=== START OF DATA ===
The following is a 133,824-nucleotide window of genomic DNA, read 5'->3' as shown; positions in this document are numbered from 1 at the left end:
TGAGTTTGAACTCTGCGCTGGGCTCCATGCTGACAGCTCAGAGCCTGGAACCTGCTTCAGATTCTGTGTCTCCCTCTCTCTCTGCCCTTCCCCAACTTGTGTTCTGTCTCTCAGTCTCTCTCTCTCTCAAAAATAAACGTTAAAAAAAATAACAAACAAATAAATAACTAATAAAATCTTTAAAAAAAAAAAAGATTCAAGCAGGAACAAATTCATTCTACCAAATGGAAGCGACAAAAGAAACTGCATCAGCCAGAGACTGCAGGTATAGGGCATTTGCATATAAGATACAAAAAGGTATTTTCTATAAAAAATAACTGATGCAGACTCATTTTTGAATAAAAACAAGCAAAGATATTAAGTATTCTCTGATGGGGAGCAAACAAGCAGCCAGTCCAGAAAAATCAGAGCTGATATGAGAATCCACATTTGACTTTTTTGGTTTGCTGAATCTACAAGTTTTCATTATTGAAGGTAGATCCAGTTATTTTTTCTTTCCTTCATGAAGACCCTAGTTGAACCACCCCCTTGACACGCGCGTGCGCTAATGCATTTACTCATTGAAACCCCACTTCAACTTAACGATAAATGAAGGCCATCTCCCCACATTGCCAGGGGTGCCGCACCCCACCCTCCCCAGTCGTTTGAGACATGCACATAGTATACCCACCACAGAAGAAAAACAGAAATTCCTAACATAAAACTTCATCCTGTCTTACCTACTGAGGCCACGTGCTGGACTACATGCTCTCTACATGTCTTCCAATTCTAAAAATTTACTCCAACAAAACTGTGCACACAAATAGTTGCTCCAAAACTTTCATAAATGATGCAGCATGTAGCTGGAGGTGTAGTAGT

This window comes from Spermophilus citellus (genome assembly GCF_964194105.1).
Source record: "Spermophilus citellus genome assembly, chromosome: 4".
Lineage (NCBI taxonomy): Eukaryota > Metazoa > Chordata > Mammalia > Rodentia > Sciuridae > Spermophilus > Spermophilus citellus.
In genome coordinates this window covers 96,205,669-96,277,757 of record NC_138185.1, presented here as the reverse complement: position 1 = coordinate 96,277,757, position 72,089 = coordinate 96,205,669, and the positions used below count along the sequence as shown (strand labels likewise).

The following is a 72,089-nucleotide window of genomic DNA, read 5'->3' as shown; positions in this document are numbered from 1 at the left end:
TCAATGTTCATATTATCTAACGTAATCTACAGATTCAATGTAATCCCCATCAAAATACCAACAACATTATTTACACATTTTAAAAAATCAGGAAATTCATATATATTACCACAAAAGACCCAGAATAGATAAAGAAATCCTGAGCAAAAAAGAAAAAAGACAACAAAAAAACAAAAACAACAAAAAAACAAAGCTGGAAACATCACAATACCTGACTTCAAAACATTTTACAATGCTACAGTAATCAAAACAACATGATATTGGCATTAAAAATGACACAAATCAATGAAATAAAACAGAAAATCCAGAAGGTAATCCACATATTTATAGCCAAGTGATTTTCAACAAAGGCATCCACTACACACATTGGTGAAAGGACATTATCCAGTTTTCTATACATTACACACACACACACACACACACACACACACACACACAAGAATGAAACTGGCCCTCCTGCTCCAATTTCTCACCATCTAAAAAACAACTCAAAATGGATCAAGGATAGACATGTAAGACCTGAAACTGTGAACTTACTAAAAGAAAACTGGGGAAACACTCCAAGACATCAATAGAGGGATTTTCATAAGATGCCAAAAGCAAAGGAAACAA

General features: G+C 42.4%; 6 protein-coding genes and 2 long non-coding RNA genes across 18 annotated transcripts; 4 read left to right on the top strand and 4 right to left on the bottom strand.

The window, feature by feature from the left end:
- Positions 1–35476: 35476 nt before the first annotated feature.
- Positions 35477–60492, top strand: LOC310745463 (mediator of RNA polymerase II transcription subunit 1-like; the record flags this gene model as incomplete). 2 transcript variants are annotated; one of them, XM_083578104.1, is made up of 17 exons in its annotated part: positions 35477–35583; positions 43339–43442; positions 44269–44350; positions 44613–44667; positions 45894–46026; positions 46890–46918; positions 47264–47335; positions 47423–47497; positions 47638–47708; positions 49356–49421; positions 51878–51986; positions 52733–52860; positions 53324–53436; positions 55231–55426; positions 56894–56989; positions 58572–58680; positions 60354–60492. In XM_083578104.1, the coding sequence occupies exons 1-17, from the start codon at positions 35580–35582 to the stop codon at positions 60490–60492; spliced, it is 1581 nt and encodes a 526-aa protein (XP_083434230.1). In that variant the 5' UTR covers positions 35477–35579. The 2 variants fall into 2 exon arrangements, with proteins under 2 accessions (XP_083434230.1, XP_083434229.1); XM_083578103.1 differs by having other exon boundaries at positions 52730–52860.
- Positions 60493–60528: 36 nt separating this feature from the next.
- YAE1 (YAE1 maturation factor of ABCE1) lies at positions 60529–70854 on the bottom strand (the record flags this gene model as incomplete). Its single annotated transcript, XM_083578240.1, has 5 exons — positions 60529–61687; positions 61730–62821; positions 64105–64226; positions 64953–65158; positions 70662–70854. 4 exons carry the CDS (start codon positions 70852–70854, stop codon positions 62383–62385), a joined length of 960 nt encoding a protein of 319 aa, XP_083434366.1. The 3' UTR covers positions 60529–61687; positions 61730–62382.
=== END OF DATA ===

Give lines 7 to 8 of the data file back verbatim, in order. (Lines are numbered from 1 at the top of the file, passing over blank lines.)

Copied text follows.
The following is a 72,089-nucleotide window of genomic DNA, read 5'->3' as shown; positions in this document are numbered from 1 at the left end:
TCAATGTTCATATTATCTAACGTAATCTACAGATTCAATGTAATCCCCATCAAAATACCAACAACATTATTTACACATTTTAAAAAATCAGGAAATTCATATATATTACCACAAAAGACCCAGAATAGATAAAGAAATCCTGAGCAAAAAAGAAAAAAGACAACAAAAAAACAAAAACAACAAAAAAACAAAGCTGGAAACATCACAATACCTGACTTCAAAACATTTTACAATGCTACAGTAATCAAAACAACATGATATTGGCATTAAAAATGACACAAATCAATGAAATAAAACAGAAAATCCAGAAGGTAATCCACATATTTATAGCCAAGTGATTTTCAACAAAGGCATCCACTACACACATTGGTGAAAGGACATTATCCAGTTTTCTATACATTACACACACACACACACACACACACACACACACACACAAGAATGAAACTGGCCCTCCTGCTCCAATTTCTCACCATCTAAAAAACAACTCAAAATGGATCAAGGATAGACATGTAAGACCTGAAACTGTGAACTTACTAAAAGAAAACTGGGGAAACACTCCAAGACATCAATAGAGGGATTTTCATAAGATGCCAAAAGCAAAGGAAACAA